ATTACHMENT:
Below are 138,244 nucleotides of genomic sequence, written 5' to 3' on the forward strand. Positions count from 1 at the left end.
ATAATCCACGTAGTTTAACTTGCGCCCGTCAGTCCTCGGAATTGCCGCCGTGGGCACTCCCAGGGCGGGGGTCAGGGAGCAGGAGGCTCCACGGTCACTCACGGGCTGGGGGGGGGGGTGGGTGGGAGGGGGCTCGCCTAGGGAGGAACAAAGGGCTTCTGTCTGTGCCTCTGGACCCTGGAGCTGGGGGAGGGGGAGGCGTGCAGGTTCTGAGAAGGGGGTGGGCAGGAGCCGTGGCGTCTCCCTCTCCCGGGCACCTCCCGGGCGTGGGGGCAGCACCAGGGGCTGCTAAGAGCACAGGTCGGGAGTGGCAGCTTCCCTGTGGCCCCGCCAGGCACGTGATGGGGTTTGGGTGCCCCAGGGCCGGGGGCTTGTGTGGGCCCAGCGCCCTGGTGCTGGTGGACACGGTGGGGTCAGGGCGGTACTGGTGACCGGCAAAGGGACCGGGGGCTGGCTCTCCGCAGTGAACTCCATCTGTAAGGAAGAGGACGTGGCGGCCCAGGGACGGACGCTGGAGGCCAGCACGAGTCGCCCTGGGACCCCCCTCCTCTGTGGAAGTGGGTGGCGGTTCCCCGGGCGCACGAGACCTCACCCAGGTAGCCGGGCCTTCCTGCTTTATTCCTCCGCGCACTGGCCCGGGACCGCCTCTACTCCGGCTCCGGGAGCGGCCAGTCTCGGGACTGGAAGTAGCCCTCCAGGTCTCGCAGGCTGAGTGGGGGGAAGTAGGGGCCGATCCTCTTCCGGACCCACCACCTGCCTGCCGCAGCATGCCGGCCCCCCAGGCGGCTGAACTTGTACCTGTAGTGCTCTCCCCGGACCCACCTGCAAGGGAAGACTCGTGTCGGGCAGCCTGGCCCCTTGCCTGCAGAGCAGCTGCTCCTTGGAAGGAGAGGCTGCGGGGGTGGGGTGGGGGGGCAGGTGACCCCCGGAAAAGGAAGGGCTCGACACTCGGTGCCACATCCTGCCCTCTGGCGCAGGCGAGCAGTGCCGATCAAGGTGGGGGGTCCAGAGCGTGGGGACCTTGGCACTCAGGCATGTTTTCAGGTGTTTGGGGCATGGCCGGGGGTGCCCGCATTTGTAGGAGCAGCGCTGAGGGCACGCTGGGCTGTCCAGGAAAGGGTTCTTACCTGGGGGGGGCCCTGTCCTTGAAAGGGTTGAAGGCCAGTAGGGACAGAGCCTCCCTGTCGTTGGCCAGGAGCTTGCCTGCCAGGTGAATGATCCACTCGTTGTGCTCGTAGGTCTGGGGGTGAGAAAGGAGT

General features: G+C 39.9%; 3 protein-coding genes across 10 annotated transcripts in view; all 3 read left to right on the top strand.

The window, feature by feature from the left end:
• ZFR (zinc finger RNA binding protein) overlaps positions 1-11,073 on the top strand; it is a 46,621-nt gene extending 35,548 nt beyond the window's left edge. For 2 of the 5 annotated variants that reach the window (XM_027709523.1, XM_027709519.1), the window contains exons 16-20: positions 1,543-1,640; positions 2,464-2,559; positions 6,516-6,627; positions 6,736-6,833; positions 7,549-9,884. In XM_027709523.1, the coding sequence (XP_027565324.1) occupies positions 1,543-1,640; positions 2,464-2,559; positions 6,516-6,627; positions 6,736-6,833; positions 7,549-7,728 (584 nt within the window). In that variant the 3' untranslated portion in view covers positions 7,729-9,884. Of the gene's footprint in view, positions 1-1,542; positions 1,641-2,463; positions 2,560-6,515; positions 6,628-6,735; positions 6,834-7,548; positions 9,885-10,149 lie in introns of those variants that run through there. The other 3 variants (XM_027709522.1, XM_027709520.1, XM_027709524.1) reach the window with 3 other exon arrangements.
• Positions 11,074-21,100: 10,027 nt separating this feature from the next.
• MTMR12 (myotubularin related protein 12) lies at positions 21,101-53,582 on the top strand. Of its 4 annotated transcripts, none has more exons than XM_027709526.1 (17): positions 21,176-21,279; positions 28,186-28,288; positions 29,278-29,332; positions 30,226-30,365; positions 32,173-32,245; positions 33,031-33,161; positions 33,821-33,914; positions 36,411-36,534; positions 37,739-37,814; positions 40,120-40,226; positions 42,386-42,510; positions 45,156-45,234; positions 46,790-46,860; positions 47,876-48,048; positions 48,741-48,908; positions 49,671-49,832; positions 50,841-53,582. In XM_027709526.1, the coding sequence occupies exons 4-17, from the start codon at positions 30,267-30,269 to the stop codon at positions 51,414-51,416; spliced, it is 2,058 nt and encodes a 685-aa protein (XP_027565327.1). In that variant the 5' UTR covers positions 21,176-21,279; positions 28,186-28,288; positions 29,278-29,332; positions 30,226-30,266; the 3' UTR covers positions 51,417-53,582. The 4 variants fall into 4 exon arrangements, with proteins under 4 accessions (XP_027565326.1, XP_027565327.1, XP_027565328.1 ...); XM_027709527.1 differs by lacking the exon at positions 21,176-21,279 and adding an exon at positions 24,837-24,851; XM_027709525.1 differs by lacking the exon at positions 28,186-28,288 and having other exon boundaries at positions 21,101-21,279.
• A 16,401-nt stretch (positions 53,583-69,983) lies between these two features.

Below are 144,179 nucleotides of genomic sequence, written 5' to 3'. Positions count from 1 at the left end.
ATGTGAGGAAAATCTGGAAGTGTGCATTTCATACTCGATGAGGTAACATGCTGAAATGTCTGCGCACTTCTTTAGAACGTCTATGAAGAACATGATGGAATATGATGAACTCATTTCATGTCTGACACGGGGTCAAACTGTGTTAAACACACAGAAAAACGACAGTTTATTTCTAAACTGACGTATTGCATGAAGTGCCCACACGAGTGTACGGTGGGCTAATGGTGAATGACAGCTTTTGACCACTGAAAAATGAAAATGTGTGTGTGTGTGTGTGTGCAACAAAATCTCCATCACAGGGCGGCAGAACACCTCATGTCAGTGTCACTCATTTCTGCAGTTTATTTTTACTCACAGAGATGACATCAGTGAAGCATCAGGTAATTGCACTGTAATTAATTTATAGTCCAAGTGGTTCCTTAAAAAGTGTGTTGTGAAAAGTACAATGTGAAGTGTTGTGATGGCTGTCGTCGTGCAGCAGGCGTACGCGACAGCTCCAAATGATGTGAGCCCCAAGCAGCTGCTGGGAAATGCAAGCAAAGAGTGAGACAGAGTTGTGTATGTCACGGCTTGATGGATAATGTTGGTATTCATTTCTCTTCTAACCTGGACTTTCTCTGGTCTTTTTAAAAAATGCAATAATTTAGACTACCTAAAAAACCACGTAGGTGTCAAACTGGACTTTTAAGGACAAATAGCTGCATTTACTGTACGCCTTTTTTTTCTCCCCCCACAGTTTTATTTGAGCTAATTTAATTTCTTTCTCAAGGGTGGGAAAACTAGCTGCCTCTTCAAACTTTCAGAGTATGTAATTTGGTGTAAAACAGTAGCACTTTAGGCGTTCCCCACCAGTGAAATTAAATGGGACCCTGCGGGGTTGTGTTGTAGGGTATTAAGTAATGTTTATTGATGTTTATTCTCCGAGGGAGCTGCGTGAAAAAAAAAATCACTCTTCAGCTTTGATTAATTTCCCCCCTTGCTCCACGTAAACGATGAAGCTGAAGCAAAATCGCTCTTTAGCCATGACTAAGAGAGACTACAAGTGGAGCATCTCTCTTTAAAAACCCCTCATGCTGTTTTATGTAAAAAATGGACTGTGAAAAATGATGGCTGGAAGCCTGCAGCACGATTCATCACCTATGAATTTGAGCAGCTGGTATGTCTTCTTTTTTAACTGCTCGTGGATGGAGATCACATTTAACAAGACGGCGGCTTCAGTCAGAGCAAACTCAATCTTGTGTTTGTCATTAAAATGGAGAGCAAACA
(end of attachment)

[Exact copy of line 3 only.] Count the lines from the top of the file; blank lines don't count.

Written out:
General features: G+C 39.9%; 3 protein-coding genes across 10 annotated transcripts in view; all 3 read left to right on the top strand.